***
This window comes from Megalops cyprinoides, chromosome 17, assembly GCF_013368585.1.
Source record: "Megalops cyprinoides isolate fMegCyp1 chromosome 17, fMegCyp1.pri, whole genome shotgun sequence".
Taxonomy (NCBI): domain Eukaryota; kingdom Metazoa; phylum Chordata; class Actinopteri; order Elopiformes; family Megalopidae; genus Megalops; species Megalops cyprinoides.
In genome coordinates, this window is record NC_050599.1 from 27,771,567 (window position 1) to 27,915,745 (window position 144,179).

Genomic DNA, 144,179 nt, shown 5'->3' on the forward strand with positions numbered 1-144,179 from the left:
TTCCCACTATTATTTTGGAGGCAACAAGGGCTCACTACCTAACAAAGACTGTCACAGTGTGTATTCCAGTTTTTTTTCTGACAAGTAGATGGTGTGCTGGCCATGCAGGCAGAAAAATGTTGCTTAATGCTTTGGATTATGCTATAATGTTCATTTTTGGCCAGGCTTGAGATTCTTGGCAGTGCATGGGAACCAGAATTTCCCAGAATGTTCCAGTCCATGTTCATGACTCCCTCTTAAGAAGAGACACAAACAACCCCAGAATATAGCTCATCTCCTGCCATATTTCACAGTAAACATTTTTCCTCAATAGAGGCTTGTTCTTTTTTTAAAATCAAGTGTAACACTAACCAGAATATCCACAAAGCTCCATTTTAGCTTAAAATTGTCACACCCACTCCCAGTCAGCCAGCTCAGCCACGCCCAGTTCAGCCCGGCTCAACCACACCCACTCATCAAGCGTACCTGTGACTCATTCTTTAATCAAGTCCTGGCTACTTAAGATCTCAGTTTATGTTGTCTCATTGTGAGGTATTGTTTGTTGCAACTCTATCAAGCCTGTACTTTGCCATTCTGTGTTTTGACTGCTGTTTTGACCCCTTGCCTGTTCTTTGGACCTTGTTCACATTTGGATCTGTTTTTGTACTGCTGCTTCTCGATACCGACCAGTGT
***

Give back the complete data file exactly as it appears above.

This window comes from Megalops cyprinoides, chromosome 17, assembly GCF_013368585.1.
Source record: "Megalops cyprinoides isolate fMegCyp1 chromosome 17, fMegCyp1.pri, whole genome shotgun sequence".
Taxonomy (NCBI): domain Eukaryota; kingdom Metazoa; phylum Chordata; class Actinopteri; order Elopiformes; family Megalopidae; genus Megalops; species Megalops cyprinoides.
In genome coordinates, this window is record NC_050599.1 from 27,771,567 (window position 1) to 27,915,745 (window position 144,179).

Genomic DNA, 144,179 nt, shown 5'->3' on the forward strand with positions numbered 1-144,179 from the left:
TTCCCACTATTATTTTGGAGGCAACAAGGGCTCACTACCTAACAAAGACTGTCACAGTGTGTATTCCAGTTTTTTTTCTGACAAGTAGATGGTGTGCTGGCCATGCAGGCAGAAAAATGTTGCTTAATGCTTTGGATTATGCTATAATGTTCATTTTTGGCCAGGCTTGAGATTCTTGGCAGTGCATGGGAACCAGAATTTCCCAGAATGTTCCAGTCCATGTTCATGACTCCCTCTTAAGAAGAGACACAAACAACCCCAGAATATAGCTCATCTCCTGCCATATTTCACAGTAAACATTTTTCCTCAATAGAGGCTTGTTCTTTTTTTAAAATCAAGTGTAACACTAACCAGAATATCCACAAAGCTCCATTTTAGCTTAAAATTGTCACACCCACTCCCAGTCAGCCAGCTCAGCCACGCCCAGTTCAGCCCGGCTCAACCACACCCACTCATCAAGCGTACCTGTGACTCATTCTTTAATCAAGTCCTGGCTACTTAAGATCTCAGTTTATGTTGTCTCATTGTGAGGTATTGTTTGTTGCAACTCTATCAAGCCTGTACTTTGCCATTCTGTGTTTTGACTGCTGTTTTGACCCCTTGCCTGTTCTTTGGACCTTGTTCACATTTGGATCTGTTTTTGTACTGCTGCTTCTCGATACCGACCAGTGT